Reforming the Financial Landscape After the Crisis

Today we have released the three analytical chapters in our upcoming Global Financial Stability Report. These chapters cover some of the most relevant areas facing policymakers as they devise financial reforms that address the systemic risks that arose during the crisis and deal with potential forthcoming vulnerabilities.

Chapter 1 comes out next week. Chapter 2, published today,  focuses on two questions facing policymakers attempting to reform the financial landscape. One, whether systemic risk would be reduced by placing all regulatory functions under the purview of one entity—be that a single agency or an overseeing council? And two, if we were to use capital surcharges on financial institutions to try to limit the systemic risk associated with domino-like failures, how would we construct such surcharges?

Let us stress that, we do not have “the” answer to these difficult questions, but we think we have been able to frame the debate in a constructive way and provide guidance to policymakers on these important issues. For instance, we do not necessarily see a capital surcharge on systemically important institutions as the only way to reduce systemic risk, but as one method of a multipronged approach. There is a need to examine a number of approaches to see which one or which combination will do the job best.

Chapter 3 takes a slightly different tack by delving into how we can improve market infrastructure to help limit systemic risk. As you are aware, the over-the-counter derivatives market has been under scrutiny since problems in the credit default swap market arose with Lehman’s bankruptcy and AIG’s near miss. The IMF looks closely at the how central counterparties for clearing these contracts can be a shock-absorber in the financial system.

Chapter 4 looks ahead to the vulnerabilities that may be building up in some countries partly as a result of the low interest rates and ample liquidity that has characterized the main advanced economies’ current monetary policy stances. The chapter documents that global liquidity plays a role in capital inflows to emerging and some other advanced countries where interest rates are higher and growth prospects are stronger.

Certainly, an increase in capital inflows is a positive development following their dramatic decline during the height of the crisis, but they can be too much of a good thing if they add to inflation pressures or asset price bubbles.

The chapter looks closely at the policy options that liquidity receiving economies can use. It suggests that, as a first-best solution, macroeconomic policies, including flexible exchange rates, and enhanced prudential regulations for the financial sector, can go a long way in managing a surge of capital inflows. It also reviews the international experience with capital controls.

2 Responses

  1. It is most remarkable that any “systemic risk” of the “financial system” avoids any mention of national, public, sovereign or government debt. See

    Anybody vaguely trained in systems thinking would differentiate three levels of the financial system:

    1. the issuers of CURRENCY, i.e. nation states and central banks

    2. the issuers of CREDIT, i.e. banks and financial institutions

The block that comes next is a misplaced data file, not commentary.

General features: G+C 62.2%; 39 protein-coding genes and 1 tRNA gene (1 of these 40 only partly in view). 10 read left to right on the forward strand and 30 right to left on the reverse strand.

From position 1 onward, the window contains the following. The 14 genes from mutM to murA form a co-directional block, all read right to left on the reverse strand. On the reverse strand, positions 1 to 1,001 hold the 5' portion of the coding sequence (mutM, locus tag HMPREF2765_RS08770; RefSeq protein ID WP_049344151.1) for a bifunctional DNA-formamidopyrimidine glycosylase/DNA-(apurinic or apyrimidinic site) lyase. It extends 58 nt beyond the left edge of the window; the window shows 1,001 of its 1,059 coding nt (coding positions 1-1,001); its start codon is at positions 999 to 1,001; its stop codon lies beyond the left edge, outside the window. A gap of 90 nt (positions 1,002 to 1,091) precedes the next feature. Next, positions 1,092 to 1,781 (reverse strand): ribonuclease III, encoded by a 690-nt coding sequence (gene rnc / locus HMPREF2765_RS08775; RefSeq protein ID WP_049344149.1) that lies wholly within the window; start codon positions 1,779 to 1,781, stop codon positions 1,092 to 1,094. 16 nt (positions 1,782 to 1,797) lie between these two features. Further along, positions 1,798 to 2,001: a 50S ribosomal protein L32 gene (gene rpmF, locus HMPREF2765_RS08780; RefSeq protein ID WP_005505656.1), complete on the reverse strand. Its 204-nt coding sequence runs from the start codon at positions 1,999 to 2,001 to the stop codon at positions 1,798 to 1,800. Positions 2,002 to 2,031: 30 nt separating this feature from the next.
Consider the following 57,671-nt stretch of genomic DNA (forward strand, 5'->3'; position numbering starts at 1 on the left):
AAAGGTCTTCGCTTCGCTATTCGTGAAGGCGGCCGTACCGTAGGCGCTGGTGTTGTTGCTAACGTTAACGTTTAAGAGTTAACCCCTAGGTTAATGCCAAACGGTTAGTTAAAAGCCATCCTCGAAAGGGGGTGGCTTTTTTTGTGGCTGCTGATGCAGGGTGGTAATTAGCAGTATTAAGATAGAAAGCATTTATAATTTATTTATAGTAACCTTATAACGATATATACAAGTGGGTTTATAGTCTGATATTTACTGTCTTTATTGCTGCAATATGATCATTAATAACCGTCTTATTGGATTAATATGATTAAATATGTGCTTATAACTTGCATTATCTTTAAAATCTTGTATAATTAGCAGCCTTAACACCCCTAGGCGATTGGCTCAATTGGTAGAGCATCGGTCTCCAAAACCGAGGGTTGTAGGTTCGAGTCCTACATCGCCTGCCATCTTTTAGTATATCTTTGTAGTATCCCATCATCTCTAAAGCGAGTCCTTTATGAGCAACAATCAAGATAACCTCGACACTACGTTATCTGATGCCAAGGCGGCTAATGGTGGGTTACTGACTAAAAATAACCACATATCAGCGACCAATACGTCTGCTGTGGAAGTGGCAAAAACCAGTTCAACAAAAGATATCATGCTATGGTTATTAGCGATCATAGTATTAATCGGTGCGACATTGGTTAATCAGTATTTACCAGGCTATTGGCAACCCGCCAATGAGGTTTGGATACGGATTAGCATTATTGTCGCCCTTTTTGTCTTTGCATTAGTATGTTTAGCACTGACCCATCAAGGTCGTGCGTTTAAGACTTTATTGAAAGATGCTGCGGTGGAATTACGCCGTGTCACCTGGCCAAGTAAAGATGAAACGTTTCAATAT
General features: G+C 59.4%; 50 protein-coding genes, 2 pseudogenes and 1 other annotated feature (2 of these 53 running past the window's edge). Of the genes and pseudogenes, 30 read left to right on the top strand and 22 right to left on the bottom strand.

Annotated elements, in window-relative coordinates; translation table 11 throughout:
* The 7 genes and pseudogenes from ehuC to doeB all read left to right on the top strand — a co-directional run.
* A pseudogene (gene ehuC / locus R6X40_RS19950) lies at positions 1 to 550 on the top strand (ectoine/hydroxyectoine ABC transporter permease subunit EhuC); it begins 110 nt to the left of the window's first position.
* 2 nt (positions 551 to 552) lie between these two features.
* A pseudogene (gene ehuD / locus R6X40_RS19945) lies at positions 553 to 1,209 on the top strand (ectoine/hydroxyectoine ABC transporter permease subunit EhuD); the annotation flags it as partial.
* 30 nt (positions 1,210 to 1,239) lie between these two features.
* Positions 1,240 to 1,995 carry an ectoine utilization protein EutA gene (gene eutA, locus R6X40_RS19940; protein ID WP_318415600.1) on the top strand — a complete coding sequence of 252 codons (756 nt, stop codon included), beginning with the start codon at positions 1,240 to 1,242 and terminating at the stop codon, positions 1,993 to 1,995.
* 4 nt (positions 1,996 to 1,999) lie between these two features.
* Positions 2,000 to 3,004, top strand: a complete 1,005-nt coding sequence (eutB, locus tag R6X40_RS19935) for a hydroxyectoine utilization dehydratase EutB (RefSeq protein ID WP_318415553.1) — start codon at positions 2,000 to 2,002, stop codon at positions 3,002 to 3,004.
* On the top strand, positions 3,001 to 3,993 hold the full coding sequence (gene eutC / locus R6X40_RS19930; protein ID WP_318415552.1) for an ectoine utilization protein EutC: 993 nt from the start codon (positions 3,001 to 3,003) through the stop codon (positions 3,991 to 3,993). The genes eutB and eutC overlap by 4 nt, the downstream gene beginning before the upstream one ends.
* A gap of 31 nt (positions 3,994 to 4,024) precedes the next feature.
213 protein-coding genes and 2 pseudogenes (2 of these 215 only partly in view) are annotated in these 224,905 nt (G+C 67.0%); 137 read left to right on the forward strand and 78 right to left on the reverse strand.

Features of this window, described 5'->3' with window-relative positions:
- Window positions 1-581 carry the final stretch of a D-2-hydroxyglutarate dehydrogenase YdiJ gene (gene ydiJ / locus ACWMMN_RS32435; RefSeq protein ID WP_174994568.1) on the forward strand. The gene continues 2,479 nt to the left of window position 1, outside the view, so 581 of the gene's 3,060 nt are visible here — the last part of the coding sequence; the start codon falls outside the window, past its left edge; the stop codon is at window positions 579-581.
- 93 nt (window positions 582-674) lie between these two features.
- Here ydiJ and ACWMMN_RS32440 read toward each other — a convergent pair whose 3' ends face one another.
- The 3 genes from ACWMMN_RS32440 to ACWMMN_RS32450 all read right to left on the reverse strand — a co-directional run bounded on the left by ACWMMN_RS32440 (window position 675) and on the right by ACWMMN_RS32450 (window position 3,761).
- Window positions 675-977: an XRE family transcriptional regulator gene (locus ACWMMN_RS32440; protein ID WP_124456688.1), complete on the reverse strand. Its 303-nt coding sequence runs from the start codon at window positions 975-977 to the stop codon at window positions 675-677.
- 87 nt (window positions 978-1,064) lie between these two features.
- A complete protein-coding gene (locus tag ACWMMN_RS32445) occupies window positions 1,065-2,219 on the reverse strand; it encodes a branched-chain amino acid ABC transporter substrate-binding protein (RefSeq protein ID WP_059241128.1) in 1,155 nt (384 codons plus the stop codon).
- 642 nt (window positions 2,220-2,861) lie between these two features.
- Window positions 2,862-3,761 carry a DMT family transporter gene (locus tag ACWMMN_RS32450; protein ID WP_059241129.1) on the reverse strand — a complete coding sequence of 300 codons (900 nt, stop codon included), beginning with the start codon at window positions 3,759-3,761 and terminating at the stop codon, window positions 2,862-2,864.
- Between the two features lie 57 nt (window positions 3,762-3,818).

3. the users of MONEY, i.e. Cash and Credit.

    Governments have successively issued less and less interest-free Cash, while central banks have ensured that virtually all money in circulation is now “central bank” or “broad” money rather than “state” or “narrow” money.

    Furthermore, successive governments have created budget deficits, thus contributing to the need for borrowing.

    Could any thinking person please answer “who creates the INTEREST necessary to pay for credit?”

    No, for the creators of money as debt aka credit are happy to benefit of legally enforceable interest payments. Everybody else doesn’t bother to question what is going on, let alone think about the mathematics of exponential growth, the practice of usury or the philosophy of making money out of money, without any reference to money as a medium of exchange for the real economy.

    NO regulator has looked into the Cash : Credit ratio so far. Why would any ONE regulator do better?

    More on

  2. For those of us who believe that the financial regulations are the least probable to do harm when they are totally transparent and understandable to all market participants (including the regulators themselves), Chapter 2 on “Systemic Risk and the redesign of financial regulation” provides for some truly scary reading.

    It does not even mention the need of simplifying or eliminating the current capital requirements structure and which by discriminating arbitrarily between risks so utterly confused the capital markets and exploded the AAA-bomb. Instead it describes many other ways of digging us even deeper in the hole.

    Honestly, the idea of having to put some regulators in straitjackets is becoming more plausible by the hour when they so stubbornly refuse to accept that they themselves could very well be the biggest source of systemic risk.

    Who allowed the banks to hold zero capital when lending to Sovereigns rated AAA to AA? The regulator!

    Who allowed the banks to hold only 1.6 percent in capital on claims on Corporations rated AAA to AA? The regulator!

    Who then discriminated against the unrated businesses or entrepreneurs; those from a societal point of view conforms a bank’s most important clients, demanding that banks were to hold 8 percent when lending to these? The regulator!

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